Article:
Harping on about the arts


The Brisbane Philharmonic strings with Emily Granger (harp) and Jonathan Henderson (flute). Photo by John Connolly.

In the aftermath of ‘Albo’s first 100 days,’ it could be constructive to talk about one good thing the previous Federal government did – creating the RISE scheme for the Arts.

The $200 million RISE (Restart Investment to Sustain and Expand) grants scheme was designed to arrest the declining financial health of arts organisations and creative individuals. The Covid-19 stimulus program was welcomed by the arts community as organisations large and small shared in the bounty.

We were witness to the fruits of one such grant application by the Brisbane Philharmonic Orchestra. The BPO has been touring regional towns with its newly acquired Salzedo concert harp. This $75,000 instrument looks and sounds gorgeous. The BPO toured a string quintet with two soloists – Emily Granger (harp) and Jonathan Henderson (flute). This ensemble played for 110 people at Warwick Town Hall last Saturday. Apart from the interesting and varied programme (Ralph Vaughan Williams, Mozart, Schoenberg, Faure), this was an occasion for ‘show and tell’.

Audience members were invited to come up to the stage after the concert and inspect the concert harp close up. BPO director John Connolly told the audience the custom-made concert harp used up a lot of the grant the orchestra received last year. He briefly explained the complexity of the instrument, built from maple and spruce and invited the audience to come up and inspect it after the concert.

The BPO’s application brief was to acquire this instrument and then take it on tour to places where people have probably never seen a concert harp. On this tour, the ensemble played at Pomona, Maryborough, Warwick, Toowoomba and Brisbane.

The RISE Fund was established to support the arts and entertainment sector to re-activate after two years of Covid disruption. The program offered arts and entertainment sector organisations assistance in the presentation of cultural and creative projects. The funding of activities and events was aimed at rebuilding confidence amongst investors, producers and consumers (hate that word.Ed).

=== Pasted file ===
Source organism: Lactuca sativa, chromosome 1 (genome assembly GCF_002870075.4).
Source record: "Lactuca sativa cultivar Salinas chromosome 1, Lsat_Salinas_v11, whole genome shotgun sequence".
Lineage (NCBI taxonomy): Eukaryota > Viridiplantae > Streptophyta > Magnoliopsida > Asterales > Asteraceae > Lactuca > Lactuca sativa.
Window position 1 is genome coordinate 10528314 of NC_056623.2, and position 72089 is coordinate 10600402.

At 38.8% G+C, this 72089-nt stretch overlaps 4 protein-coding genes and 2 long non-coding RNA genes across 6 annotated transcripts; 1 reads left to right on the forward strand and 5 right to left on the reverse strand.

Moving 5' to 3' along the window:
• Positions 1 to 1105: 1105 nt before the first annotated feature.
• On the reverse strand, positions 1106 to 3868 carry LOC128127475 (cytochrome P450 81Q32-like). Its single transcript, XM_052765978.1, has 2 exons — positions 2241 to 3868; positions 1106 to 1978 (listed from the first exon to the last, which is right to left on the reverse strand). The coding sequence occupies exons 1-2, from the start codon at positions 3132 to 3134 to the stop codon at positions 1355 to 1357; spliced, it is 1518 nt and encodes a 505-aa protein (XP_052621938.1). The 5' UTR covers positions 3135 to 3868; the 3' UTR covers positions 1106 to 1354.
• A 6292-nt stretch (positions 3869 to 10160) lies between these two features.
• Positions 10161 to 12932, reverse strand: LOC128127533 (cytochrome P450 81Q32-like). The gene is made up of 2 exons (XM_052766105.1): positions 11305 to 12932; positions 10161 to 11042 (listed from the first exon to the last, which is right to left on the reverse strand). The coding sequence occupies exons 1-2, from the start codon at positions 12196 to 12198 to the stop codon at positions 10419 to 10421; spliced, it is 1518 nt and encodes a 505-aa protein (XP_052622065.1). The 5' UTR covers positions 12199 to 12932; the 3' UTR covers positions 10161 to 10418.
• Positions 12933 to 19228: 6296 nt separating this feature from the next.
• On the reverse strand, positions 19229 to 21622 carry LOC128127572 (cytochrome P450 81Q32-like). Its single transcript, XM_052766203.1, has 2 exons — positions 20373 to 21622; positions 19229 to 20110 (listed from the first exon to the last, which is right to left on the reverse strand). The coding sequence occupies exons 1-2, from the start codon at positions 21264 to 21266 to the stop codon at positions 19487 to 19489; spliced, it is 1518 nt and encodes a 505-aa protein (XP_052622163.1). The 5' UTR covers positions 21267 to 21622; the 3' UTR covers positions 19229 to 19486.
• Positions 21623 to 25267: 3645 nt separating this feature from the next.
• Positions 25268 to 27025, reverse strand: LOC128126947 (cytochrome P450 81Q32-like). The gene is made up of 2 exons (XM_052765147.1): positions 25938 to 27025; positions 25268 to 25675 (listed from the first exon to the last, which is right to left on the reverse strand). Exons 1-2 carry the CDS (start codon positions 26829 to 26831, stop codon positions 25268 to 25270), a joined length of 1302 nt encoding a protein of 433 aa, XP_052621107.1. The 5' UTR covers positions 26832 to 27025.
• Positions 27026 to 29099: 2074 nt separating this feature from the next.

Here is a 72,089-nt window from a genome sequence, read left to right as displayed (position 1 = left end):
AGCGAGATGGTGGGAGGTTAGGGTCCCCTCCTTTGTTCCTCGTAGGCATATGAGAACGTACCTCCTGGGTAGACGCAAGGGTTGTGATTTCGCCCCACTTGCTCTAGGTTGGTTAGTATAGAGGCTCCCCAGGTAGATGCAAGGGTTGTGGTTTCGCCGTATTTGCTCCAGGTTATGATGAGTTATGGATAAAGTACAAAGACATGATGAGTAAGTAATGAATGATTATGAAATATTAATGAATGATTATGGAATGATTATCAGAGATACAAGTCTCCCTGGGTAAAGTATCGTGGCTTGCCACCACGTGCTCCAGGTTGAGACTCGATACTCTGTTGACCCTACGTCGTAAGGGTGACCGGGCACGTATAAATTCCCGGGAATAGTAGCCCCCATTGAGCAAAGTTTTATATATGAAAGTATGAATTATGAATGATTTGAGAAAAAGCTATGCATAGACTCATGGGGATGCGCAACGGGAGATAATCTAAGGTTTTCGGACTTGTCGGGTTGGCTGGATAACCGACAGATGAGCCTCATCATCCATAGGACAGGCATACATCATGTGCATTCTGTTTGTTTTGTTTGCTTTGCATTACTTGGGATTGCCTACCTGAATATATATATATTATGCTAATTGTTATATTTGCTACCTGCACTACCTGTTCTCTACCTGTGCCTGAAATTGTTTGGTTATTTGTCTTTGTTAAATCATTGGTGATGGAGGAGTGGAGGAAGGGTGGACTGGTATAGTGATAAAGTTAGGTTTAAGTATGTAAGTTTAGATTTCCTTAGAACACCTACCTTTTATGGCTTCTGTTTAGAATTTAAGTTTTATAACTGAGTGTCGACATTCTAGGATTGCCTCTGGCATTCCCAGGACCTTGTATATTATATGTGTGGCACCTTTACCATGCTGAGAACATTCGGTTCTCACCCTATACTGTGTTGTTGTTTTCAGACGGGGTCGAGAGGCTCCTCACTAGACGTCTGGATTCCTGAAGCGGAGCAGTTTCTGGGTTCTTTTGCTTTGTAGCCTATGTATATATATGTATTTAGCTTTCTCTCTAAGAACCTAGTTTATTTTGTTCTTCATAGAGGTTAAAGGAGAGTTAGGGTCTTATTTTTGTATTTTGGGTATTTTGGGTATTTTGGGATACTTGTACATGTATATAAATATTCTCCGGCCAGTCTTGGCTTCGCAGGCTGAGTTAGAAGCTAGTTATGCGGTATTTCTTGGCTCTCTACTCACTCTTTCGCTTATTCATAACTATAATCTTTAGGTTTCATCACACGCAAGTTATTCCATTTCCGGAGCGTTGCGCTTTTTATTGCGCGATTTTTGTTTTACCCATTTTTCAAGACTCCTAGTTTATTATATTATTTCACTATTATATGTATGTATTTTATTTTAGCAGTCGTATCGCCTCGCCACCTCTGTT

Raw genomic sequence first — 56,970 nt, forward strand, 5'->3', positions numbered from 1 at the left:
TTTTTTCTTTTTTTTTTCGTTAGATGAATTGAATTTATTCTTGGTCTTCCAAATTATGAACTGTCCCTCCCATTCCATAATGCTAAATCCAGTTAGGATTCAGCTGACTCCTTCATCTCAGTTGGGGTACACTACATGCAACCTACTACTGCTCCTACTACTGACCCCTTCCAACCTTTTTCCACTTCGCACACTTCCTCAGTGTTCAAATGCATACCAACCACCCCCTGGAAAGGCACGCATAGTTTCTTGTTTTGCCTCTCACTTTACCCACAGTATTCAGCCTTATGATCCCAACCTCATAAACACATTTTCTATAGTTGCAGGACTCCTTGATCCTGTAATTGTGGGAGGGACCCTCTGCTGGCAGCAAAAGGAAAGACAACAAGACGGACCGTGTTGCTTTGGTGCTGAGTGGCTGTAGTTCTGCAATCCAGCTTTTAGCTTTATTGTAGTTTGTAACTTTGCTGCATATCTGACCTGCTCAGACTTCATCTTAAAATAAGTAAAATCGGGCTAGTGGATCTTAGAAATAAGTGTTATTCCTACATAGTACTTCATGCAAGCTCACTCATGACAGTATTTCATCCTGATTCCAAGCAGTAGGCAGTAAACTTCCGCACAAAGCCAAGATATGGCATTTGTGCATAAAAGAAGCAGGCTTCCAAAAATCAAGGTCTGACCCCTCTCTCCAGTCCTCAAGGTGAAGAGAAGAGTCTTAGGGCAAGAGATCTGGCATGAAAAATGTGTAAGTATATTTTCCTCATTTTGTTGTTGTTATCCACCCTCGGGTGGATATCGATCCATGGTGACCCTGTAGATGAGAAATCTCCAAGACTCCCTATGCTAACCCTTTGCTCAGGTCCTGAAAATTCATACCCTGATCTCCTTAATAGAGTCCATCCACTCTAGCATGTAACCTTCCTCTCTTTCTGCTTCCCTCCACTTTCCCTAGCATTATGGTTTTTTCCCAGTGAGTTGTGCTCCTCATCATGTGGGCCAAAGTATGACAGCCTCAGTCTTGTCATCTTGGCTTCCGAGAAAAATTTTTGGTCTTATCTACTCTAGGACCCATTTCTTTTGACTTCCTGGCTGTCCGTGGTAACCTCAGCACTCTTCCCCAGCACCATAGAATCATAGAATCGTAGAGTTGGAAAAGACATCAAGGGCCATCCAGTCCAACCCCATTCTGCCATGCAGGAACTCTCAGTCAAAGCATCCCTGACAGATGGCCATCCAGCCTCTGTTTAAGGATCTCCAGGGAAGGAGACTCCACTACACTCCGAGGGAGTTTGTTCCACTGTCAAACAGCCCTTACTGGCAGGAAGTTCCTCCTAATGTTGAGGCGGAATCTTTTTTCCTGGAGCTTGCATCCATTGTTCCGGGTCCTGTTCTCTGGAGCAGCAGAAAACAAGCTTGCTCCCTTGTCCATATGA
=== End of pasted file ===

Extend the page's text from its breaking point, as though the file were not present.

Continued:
The first RISE grants were issued in December 2020 in support of artists and organisations affected by COVID-19. The aim was to fund the delivery and presentation of activities across all art forms to audiences across Australia. Projects aimed at audiences in outer metropolitan, regional and remote areas were taken into account, as were projects that involved tours and use of local regional services and support acts.

The grant scheme provided $200 million over 2020-2021 and 2021-2022 to assist the financial viability of arts organisations. Among the first grants awarded was $1 million to the Byron Bay Blues Festival and $1.46 million to Woodfordia for its smaller-scale Bushtime festival.

Queensland grant recipients included Kate Miller-Heidke and her husband and musical partner Keir Nuttall. The pair, known for ‘Muriel’s Wedding – the Musical’, received a $200,000 grant to produce a new musical, Bananaland. QMusic, the umbrella organisation that represents musicians in Queensland, was another grant recipient.The Granite Belt Art and Craft Trail received $80,000 to help present a three-day showcase of artists and artisans around the region. Some grant awards have attracted criticism, however (see footnote).

In what one might term its ‘death throes’, the Morrison government allocated a further $20 million to the scheme in March this year. Just this week Opposition Shadow spokesman for the Arts Paul Fletcher took aim at Arts Minister Tony Burke for failing to distribute the last batch of funds. I reached out to Mr Burke’s office to ask (a) has the money had been allocated and (b) did this Labor government intend to extend or supplement the scheme.